In the following months, Mattheij built a proof-of-concept sorting system using, of course, LEGO. He broke the problem down into a series of sub-problems (including "feeding LEGO reliably from a hopper is surprisingly hard," one of those facts of nature that will stymie even the best system design). After tinkering with the prototype at length, he expanded the system to a surprisingly complex system of conveyer belts (powered by a home treadmill), various pieces of cabinetry, and "copious quantities of crazy glue."

Here's a video showing the current system running at low speed:

The key part of the system was running the bricks past a camera paired with a computer running a neural net-based image classifier. That allows the computer (when sufficiently trained on brick images) to recognize bricks and thus categorize them by color, shape, or other parameters. Remember that as bricks pass by, they can be in any orientation, can be dirty, can even be stuck to other pieces. So having a flexible software system is key to recognizing—in a fraction of a second—what a given brick is, in order to sort it out. When a match is found, a jet of compressed air pops the piece off the conveyer belt and into a waiting bin.

After much experimentation, Mattheij rewrote the software (several times in fact) to accomplish a variety of basic tasks. At its core, the system takes images from a webcam and feeds them to a neural network to do the classification. Of course, the neural net needs to be "trained" by showing it lots of images, and telling it what those images represent. Mattheij's breakthrough was allowing the machine to effectively train itself, with guidance: Running pieces through allows the system to take its own photos, make a guess, and build on that guess. As long as Mattheij corrects the incorrect guesses, he ends up with a decent (and self-reinforcing) corpus of training data. As the machine continues running, it can rack up more training, allowing it to recognize a broad variety of pieces on the fly.

Here's another video, focusing on how the pieces move on conveyer belts (running at slow speed so puny humans can follow). You can also see the air jets in action:

In an email interview, Mattheij told Mental Floss that the system currently sorts LEGO bricks into more than 50 categories. It can also be run in a color-sorting mode to bin the parts across 12 color groups. (Thus at present you'd likely do a two-pass sort on the bricks: once for shape, then a separate pass for color.) He continues to refine the system, with a focus on making its recognition abilities faster. At some point down the line, he plans to make the software portion open source. You're on your own as far as building conveyer belts, bins, and so forth.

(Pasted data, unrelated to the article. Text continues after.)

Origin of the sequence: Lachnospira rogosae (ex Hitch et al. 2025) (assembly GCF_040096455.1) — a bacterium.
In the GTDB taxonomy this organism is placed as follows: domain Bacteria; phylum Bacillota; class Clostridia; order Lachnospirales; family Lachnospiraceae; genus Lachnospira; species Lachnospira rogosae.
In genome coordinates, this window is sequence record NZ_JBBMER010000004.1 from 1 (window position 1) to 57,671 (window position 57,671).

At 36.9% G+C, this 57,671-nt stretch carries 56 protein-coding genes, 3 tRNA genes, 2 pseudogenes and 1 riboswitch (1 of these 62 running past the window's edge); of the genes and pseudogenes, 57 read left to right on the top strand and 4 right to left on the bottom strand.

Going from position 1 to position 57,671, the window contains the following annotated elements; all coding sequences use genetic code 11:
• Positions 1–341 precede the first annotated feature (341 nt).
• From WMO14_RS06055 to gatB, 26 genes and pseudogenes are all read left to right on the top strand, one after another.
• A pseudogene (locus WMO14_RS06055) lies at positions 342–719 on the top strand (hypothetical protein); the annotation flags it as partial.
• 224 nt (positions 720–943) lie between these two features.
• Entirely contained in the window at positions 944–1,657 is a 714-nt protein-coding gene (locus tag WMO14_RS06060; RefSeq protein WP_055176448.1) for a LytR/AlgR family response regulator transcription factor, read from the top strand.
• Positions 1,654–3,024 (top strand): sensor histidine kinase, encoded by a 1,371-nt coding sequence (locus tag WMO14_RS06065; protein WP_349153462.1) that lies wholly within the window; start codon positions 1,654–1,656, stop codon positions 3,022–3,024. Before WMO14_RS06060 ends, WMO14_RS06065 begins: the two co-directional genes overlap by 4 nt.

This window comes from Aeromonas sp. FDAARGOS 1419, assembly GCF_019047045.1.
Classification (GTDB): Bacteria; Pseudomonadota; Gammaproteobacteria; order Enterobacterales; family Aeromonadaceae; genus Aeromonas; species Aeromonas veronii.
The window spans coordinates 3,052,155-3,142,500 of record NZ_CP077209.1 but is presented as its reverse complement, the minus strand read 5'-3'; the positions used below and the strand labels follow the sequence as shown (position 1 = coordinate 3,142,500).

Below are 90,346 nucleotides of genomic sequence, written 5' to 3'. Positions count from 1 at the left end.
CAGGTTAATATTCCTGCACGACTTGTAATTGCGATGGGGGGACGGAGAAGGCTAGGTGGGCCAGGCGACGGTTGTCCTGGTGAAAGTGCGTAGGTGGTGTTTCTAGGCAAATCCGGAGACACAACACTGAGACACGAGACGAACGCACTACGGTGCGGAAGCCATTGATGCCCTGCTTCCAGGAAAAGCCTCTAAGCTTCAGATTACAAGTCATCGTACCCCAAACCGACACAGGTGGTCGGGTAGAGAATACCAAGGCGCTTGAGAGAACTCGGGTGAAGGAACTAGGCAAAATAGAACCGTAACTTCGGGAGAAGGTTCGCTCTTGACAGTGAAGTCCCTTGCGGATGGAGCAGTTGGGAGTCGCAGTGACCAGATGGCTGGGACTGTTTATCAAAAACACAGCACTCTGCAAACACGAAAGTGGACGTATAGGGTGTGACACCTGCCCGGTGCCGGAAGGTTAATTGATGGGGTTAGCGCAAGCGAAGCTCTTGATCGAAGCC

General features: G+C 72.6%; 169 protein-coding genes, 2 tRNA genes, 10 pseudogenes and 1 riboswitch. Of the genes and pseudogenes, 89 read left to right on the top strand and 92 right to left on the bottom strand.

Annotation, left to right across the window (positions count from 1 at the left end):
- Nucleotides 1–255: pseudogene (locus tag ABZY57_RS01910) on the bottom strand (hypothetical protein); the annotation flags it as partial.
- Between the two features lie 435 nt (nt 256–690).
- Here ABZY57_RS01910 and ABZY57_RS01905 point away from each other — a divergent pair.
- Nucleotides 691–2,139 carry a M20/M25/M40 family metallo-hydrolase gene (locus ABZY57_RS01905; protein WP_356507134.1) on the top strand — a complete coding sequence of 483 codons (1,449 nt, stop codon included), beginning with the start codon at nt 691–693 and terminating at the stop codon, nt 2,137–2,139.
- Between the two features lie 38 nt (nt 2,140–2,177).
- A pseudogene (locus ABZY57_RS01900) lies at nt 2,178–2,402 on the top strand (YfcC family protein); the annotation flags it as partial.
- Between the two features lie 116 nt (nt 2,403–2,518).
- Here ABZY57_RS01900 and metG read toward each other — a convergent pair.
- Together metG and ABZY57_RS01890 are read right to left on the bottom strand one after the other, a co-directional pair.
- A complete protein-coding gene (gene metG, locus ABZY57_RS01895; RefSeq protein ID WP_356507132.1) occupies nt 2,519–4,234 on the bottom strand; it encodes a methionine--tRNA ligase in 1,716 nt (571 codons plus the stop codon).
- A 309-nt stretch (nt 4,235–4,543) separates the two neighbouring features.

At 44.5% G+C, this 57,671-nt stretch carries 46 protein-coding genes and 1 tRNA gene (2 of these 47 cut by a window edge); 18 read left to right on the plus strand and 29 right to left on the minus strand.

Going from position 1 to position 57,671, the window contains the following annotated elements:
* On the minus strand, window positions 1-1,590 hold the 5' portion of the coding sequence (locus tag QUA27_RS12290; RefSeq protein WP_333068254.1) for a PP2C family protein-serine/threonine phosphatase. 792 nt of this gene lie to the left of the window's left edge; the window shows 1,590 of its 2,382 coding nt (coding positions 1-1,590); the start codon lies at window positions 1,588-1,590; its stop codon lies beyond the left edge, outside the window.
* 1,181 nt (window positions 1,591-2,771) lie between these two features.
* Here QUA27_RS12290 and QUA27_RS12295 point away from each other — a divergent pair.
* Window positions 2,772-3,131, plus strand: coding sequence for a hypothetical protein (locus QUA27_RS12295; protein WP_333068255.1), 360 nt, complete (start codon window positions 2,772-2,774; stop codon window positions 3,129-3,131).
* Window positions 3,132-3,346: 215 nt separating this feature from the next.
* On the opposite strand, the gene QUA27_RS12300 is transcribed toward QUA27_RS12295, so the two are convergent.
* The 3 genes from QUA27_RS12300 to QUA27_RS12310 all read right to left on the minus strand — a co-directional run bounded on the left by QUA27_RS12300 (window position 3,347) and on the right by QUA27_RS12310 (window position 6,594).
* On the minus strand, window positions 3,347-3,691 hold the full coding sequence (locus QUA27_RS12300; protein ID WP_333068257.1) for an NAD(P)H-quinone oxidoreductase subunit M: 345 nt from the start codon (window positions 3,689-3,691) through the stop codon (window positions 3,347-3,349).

Check out Mattheij's writeup in two parts for more information. It starts with an overview of the story, followed up with a deep dive on the software. He's also tweeting about the project (among other things). And if you look around a bit, you'll find bulk LEGO brick auctions online—it's definitely a thing!

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Why Your iPhone Doesn't Always Show You the 'Decline Call' Button
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When you get an incoming call to your iPhone, the options that light up your screen aren't always the same. Sometimes you have the option to decline a call, and sometimes you only see a slider that allows you to answer, without an option to send the caller straight to voicemail. Why the difference?

A while back, Business Insider tracked down the answer to this conundrum of modern communication, and the answer turns out to be fairly simple.

If you get a call while your phone is locked, you’ll see the "slide to answer" button. In order to decline the call, you have to double-tap the power button on the top of the phone.

If your phone is unlocked, however, the screen that appears during an incoming call is different. You’ll see the two buttons, "accept" or "decline."

Either way, you get the options to set a reminder to call that person back or to immediately send them a text message. ("Dad, stop calling me at work, it’s 9 a.m.!")

[h/t Business Insider]